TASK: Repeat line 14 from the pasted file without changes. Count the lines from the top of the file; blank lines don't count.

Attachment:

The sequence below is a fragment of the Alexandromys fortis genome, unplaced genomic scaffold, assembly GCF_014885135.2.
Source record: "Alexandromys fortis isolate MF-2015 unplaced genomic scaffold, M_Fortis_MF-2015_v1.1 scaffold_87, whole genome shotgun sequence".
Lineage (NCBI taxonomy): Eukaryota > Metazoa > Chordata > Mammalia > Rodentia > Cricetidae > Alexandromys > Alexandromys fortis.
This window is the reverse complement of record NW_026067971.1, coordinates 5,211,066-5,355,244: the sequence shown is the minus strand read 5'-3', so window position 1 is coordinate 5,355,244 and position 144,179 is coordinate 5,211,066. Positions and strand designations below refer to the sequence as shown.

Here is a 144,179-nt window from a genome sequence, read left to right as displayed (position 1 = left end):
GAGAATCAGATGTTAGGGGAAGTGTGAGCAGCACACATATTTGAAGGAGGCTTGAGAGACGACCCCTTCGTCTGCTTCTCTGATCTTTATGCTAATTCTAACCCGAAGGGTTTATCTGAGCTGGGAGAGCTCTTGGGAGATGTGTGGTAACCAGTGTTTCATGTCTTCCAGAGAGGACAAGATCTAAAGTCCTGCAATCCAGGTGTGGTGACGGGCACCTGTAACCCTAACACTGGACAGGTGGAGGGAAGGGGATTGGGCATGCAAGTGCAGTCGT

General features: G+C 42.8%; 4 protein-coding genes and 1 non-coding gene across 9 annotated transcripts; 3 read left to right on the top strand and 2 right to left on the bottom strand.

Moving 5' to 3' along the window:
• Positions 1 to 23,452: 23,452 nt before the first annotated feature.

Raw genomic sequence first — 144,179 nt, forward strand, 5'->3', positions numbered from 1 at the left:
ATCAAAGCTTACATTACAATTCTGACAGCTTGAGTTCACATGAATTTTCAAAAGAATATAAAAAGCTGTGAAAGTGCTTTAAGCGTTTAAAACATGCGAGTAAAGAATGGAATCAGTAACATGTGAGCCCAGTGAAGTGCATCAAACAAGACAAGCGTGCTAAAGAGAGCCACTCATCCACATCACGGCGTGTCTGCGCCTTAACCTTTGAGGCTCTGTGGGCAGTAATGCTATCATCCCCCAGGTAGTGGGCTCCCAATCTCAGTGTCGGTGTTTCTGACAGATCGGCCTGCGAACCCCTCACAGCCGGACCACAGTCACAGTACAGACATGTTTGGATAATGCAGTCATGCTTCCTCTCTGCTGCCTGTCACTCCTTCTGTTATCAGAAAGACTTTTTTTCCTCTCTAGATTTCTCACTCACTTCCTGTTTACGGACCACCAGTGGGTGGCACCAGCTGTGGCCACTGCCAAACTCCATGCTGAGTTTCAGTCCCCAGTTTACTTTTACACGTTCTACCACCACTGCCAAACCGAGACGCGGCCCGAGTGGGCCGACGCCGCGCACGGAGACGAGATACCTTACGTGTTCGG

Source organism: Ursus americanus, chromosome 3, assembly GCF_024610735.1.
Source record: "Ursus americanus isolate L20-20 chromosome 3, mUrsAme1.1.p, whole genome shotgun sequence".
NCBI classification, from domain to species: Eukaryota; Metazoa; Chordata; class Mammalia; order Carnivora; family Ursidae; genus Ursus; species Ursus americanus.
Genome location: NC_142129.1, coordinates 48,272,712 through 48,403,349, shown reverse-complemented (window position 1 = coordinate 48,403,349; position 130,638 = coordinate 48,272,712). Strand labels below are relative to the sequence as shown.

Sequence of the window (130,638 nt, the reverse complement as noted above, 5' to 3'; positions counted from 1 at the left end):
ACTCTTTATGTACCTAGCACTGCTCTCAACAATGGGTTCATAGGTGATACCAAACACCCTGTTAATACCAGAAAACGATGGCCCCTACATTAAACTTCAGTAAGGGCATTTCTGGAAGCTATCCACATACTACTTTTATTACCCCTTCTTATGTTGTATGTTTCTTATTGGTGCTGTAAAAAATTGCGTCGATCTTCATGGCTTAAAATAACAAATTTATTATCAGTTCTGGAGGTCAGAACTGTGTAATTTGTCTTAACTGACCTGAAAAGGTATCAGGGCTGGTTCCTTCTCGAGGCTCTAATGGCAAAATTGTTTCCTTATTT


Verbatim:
NCBI classification, from domain to species: Eukaryota; Metazoa; Chordata; class Mammalia; order Carnivora; family Ursidae; genus Ursus; species Ursus americanus.